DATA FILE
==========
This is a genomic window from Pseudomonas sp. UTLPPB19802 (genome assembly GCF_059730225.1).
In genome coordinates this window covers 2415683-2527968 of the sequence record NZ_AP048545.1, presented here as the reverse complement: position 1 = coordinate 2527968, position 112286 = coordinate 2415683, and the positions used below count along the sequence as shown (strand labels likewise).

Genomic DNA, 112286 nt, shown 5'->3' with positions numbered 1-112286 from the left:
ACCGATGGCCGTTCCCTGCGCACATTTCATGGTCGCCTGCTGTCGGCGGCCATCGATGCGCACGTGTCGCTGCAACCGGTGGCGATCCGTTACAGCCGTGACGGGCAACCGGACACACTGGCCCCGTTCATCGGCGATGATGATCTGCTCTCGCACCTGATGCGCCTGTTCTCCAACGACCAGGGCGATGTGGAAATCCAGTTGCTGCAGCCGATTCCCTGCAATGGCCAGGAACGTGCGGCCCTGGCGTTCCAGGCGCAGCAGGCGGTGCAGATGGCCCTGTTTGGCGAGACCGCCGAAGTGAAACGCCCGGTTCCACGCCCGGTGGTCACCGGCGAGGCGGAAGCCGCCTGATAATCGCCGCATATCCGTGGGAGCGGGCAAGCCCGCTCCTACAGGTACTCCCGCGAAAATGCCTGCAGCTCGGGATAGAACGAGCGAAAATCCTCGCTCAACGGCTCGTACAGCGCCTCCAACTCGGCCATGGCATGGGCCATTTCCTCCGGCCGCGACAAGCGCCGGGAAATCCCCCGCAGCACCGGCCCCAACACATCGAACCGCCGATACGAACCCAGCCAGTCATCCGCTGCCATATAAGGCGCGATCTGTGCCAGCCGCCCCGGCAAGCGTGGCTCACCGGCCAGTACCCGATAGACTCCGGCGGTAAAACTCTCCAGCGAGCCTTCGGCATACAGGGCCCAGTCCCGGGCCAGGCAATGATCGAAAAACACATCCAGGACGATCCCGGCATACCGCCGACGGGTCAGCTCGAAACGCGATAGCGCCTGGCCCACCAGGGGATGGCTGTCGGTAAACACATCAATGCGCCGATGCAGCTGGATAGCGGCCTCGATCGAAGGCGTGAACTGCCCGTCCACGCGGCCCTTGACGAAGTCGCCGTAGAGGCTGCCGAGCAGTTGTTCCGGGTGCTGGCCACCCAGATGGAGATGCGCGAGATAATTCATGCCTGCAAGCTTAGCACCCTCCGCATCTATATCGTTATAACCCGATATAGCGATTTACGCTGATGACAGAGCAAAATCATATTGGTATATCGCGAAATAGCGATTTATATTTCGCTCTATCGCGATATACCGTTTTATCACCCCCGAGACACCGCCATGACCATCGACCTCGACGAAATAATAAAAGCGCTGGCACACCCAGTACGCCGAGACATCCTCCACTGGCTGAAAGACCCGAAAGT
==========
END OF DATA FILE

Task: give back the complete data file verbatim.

This is a genomic window from Pseudomonas sp. UTLPPB19802 (genome assembly GCF_059730225.1).
In genome coordinates this window covers 2415683-2527968 of the sequence record NZ_AP048545.1, presented here as the reverse complement: position 1 = coordinate 2527968, position 112286 = coordinate 2415683, and the positions used below count along the sequence as shown (strand labels likewise).

Genomic DNA, 112286 nt, shown 5'->3' with positions numbered 1-112286 from the left:
ACCGATGGCCGTTCCCTGCGCACATTTCATGGTCGCCTGCTGTCGGCGGCCATCGATGCGCACGTGTCGCTGCAACCGGTGGCGATCCGTTACAGCCGTGACGGGCAACCGGACACACTGGCCCCGTTCATCGGCGATGATGATCTGCTCTCGCACCTGATGCGCCTGTTCTCCAACGACCAGGGCGATGTGGAAATCCAGTTGCTGCAGCCGATTCCCTGCAATGGCCAGGAACGTGCGGCCCTGGCGTTCCAGGCGCAGCAGGCGGTGCAGATGGCCCTGTTTGGCGAGACCGCCGAAGTGAAACGCCCGGTTCCACGCCCGGTGGTCACCGGCGAGGCGGAAGCCGCCTGATAATCGCCGCATATCCGTGGGAGCGGGCAAGCCCGCTCCTACAGGTACTCCCGCGAAAATGCCTGCAGCTCGGGATAGAACGAGCGAAAATCCTCGCTCAACGGCTCGTACAGCGCCTCCAACTCGGCCATGGCATGGGCCATTTCCTCCGGCCGCGACAAGCGCCGGGAAATCCCCCGCAGCACCGGCCCCAACACATCGAACCGCCGATACGAACCCAGCCAGTCATCCGCTGCCATATAAGGCGCGATCTGTGCCAGCCGCCCCGGCAAGCGTGGCTCACCGGCCAGTACCCGATAGACTCCGGCGGTAAAACTCTCCAGCGAGCCTTCGGCATACAGGGCCCAGTCCCGGGCCAGGCAATGATCGAAAAACACATCCAGGACGATCCCGGCATACCGCCGACGGGTCAGCTCGAAACGCGATAGCGCCTGGCCCACCAGGGGATGGCTGTCGGTAAACACATCAATGCGCCGATGCAGCTGGATAGCGGCCTCGATCGAAGGCGTGAACTGCCCGTCCACGCGGCCCTTGACGAAGTCGCCGTAGAGGCTGCCGAGCAGTTGTTCCGGGTGCTGGCCACCCAGATGGAGATGCGCGAGATAATTCATGCCTGCAAGCTTAGCACCCTCCGCATCTATATCGTTATAACCCGATATAGCGATTTACGCTGATGACAGAGCAAAATCATATTGGTATATCGCGAAATAGCGATTTATATTTCGCTCTATCGCGATATACCGTTTTATCACCCCCGAGACACCGCCATGACCATCGACCTCGACGAAATAATAAAAGCGCTGGCACACCCAGTACGCCGAGACATCCTCCACTGGCTGAAAGACCCGAAAGT